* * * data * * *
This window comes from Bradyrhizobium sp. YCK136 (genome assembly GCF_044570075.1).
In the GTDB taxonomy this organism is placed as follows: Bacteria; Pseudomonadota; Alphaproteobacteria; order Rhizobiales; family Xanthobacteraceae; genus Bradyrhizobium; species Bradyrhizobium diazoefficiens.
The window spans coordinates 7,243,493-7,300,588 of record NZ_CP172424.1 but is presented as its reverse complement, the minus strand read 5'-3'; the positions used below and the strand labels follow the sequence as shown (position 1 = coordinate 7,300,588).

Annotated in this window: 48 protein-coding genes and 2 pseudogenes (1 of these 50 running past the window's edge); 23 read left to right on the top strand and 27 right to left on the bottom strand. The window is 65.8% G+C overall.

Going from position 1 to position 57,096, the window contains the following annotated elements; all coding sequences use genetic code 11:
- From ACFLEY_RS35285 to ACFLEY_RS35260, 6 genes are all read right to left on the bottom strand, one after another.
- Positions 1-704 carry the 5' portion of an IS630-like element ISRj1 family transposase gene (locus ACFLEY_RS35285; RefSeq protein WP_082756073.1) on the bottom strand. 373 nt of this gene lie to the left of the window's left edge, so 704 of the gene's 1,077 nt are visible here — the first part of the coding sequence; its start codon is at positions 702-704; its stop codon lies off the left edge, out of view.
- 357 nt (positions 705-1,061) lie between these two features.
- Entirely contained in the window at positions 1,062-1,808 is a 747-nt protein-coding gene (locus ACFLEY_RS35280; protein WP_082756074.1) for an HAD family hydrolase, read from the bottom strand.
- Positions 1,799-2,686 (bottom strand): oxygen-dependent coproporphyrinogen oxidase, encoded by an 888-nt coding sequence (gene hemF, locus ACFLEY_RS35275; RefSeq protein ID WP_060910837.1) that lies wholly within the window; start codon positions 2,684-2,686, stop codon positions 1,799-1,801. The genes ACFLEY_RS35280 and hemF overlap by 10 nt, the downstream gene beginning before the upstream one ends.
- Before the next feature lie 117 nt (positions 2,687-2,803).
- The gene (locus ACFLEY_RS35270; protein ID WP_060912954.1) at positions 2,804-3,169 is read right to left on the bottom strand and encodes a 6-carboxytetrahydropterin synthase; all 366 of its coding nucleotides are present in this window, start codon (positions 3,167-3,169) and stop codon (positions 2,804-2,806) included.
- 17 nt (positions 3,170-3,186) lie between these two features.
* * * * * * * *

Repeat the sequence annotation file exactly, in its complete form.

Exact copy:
This window comes from Bradyrhizobium sp. YCK136 (genome assembly GCF_044570075.1).
In the GTDB taxonomy this organism is placed as follows: Bacteria; Pseudomonadota; Alphaproteobacteria; order Rhizobiales; family Xanthobacteraceae; genus Bradyrhizobium; species Bradyrhizobium diazoefficiens.
The window spans coordinates 7,243,493-7,300,588 of record NZ_CP172424.1 but is presented as its reverse complement, the minus strand read 5'-3'; the positions used below and the strand labels follow the sequence as shown (position 1 = coordinate 7,300,588).

Annotated in this window: 48 protein-coding genes and 2 pseudogenes (1 of these 50 running past the window's edge); 23 read left to right on the top strand and 27 right to left on the bottom strand. The window is 65.8% G+C overall.

Going from position 1 to position 57,096, the window contains the following annotated elements; all coding sequences use genetic code 11:
- From ACFLEY_RS35285 to ACFLEY_RS35260, 6 genes are all read right to left on the bottom strand, one after another.
- Positions 1-704 carry the 5' portion of an IS630-like element ISRj1 family transposase gene (locus ACFLEY_RS35285; RefSeq protein WP_082756073.1) on the bottom strand. 373 nt of this gene lie to the left of the window's left edge, so 704 of the gene's 1,077 nt are visible here — the first part of the coding sequence; its start codon is at positions 702-704; its stop codon lies off the left edge, out of view.
- 357 nt (positions 705-1,061) lie between these two features.
- Entirely contained in the window at positions 1,062-1,808 is a 747-nt protein-coding gene (locus ACFLEY_RS35280; protein WP_082756074.1) for an HAD family hydrolase, read from the bottom strand.
- Positions 1,799-2,686 (bottom strand): oxygen-dependent coproporphyrinogen oxidase, encoded by an 888-nt coding sequence (gene hemF, locus ACFLEY_RS35275; RefSeq protein ID WP_060910837.1) that lies wholly within the window; start codon positions 2,684-2,686, stop codon positions 1,799-1,801. The genes ACFLEY_RS35280 and hemF overlap by 10 nt, the downstream gene beginning before the upstream one ends.
- Before the next feature lie 117 nt (positions 2,687-2,803).
- The gene (locus ACFLEY_RS35270; protein ID WP_060912954.1) at positions 2,804-3,169 is read right to left on the bottom strand and encodes a 6-carboxytetrahydropterin synthase; all 366 of its coding nucleotides are present in this window, start codon (positions 3,167-3,169) and stop codon (positions 2,804-2,806) included.
- 17 nt (positions 3,170-3,186) lie between these two features.